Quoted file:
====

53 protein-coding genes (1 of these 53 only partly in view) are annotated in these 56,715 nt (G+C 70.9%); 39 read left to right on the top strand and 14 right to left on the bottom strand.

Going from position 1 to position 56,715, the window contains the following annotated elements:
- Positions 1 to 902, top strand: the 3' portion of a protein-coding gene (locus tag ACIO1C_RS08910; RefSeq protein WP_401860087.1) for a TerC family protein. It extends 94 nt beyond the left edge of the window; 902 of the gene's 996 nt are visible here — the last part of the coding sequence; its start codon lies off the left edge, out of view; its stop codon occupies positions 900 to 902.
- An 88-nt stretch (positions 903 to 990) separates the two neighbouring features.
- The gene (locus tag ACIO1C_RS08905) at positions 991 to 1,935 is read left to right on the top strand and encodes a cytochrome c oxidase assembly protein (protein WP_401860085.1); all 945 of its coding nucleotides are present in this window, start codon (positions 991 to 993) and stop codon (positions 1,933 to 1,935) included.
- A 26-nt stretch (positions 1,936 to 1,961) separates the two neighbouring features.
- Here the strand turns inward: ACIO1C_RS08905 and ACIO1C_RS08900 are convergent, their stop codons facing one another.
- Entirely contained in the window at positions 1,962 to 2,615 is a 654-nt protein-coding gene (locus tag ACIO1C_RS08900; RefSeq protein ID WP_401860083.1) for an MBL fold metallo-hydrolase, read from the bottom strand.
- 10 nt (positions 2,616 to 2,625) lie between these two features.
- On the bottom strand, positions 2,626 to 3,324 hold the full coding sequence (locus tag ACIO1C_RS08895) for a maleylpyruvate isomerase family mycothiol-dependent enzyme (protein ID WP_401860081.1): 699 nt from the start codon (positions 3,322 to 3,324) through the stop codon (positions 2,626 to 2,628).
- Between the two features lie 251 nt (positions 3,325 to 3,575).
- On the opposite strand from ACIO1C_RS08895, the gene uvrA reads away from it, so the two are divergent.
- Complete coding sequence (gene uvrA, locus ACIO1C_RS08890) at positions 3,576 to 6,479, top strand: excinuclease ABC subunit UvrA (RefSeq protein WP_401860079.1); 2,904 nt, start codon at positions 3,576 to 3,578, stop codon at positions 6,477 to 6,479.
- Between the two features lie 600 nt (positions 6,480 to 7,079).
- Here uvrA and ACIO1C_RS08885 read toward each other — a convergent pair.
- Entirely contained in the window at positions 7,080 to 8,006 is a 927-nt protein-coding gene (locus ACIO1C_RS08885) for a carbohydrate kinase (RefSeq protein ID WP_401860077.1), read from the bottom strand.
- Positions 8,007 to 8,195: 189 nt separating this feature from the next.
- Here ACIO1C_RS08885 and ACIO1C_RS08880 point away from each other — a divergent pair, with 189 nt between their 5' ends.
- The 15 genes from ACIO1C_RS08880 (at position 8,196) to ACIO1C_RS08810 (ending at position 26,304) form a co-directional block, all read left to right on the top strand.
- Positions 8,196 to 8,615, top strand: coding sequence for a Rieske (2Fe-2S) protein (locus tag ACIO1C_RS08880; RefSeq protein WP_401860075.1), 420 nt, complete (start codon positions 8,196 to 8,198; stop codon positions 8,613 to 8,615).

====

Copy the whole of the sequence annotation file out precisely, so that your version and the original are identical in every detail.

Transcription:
53 protein-coding genes (1 of these 53 only partly in view) are annotated in these 56,715 nt (G+C 70.9%); 39 read left to right on the top strand and 14 right to left on the bottom strand.

Going from position 1 to position 56,715, the window contains the following annotated elements:
- Positions 1 to 902, top strand: the 3' portion of a protein-coding gene (locus tag ACIO1C_RS08910; RefSeq protein WP_401860087.1) for a TerC family protein. It extends 94 nt beyond the left edge of the window; 902 of the gene's 996 nt are visible here — the last part of the coding sequence; its start codon lies off the left edge, out of view; its stop codon occupies positions 900 to 902.
- An 88-nt stretch (positions 903 to 990) separates the two neighbouring features.
- The gene (locus tag ACIO1C_RS08905) at positions 991 to 1,935 is read left to right on the top strand and encodes a cytochrome c oxidase assembly protein (protein WP_401860085.1); all 945 of its coding nucleotides are present in this window, start codon (positions 991 to 993) and stop codon (positions 1,933 to 1,935) included.
- A 26-nt stretch (positions 1,936 to 1,961) separates the two neighbouring features.
- Here the strand turns inward: ACIO1C_RS08905 and ACIO1C_RS08900 are convergent, their stop codons facing one another.
- Entirely contained in the window at positions 1,962 to 2,615 is a 654-nt protein-coding gene (locus tag ACIO1C_RS08900; RefSeq protein ID WP_401860083.1) for an MBL fold metallo-hydrolase, read from the bottom strand.
- 10 nt (positions 2,616 to 2,625) lie between these two features.
- On the bottom strand, positions 2,626 to 3,324 hold the full coding sequence (locus tag ACIO1C_RS08895) for a maleylpyruvate isomerase family mycothiol-dependent enzyme (protein ID WP_401860081.1): 699 nt from the start codon (positions 3,322 to 3,324) through the stop codon (positions 2,626 to 2,628).
- Between the two features lie 251 nt (positions 3,325 to 3,575).
- On the opposite strand from ACIO1C_RS08895, the gene uvrA reads away from it, so the two are divergent.
- Complete coding sequence (gene uvrA, locus ACIO1C_RS08890) at positions 3,576 to 6,479, top strand: excinuclease ABC subunit UvrA (RefSeq protein WP_401860079.1); 2,904 nt, start codon at positions 3,576 to 3,578, stop codon at positions 6,477 to 6,479.
- Between the two features lie 600 nt (positions 6,480 to 7,079).
- Here uvrA and ACIO1C_RS08885 read toward each other — a convergent pair.
- Entirely contained in the window at positions 7,080 to 8,006 is a 927-nt protein-coding gene (locus ACIO1C_RS08885) for a carbohydrate kinase (RefSeq protein ID WP_401860077.1), read from the bottom strand.
- Positions 8,007 to 8,195: 189 nt separating this feature from the next.
- Here ACIO1C_RS08885 and ACIO1C_RS08880 point away from each other — a divergent pair, with 189 nt between their 5' ends.
- The 15 genes from ACIO1C_RS08880 (at position 8,196) to ACIO1C_RS08810 (ending at position 26,304) form a co-directional block, all read left to right on the top strand.
- Positions 8,196 to 8,615, top strand: coding sequence for a Rieske (2Fe-2S) protein (locus tag ACIO1C_RS08880; RefSeq protein WP_401860075.1), 420 nt, complete (start codon positions 8,196 to 8,198; stop codon positions 8,613 to 8,615).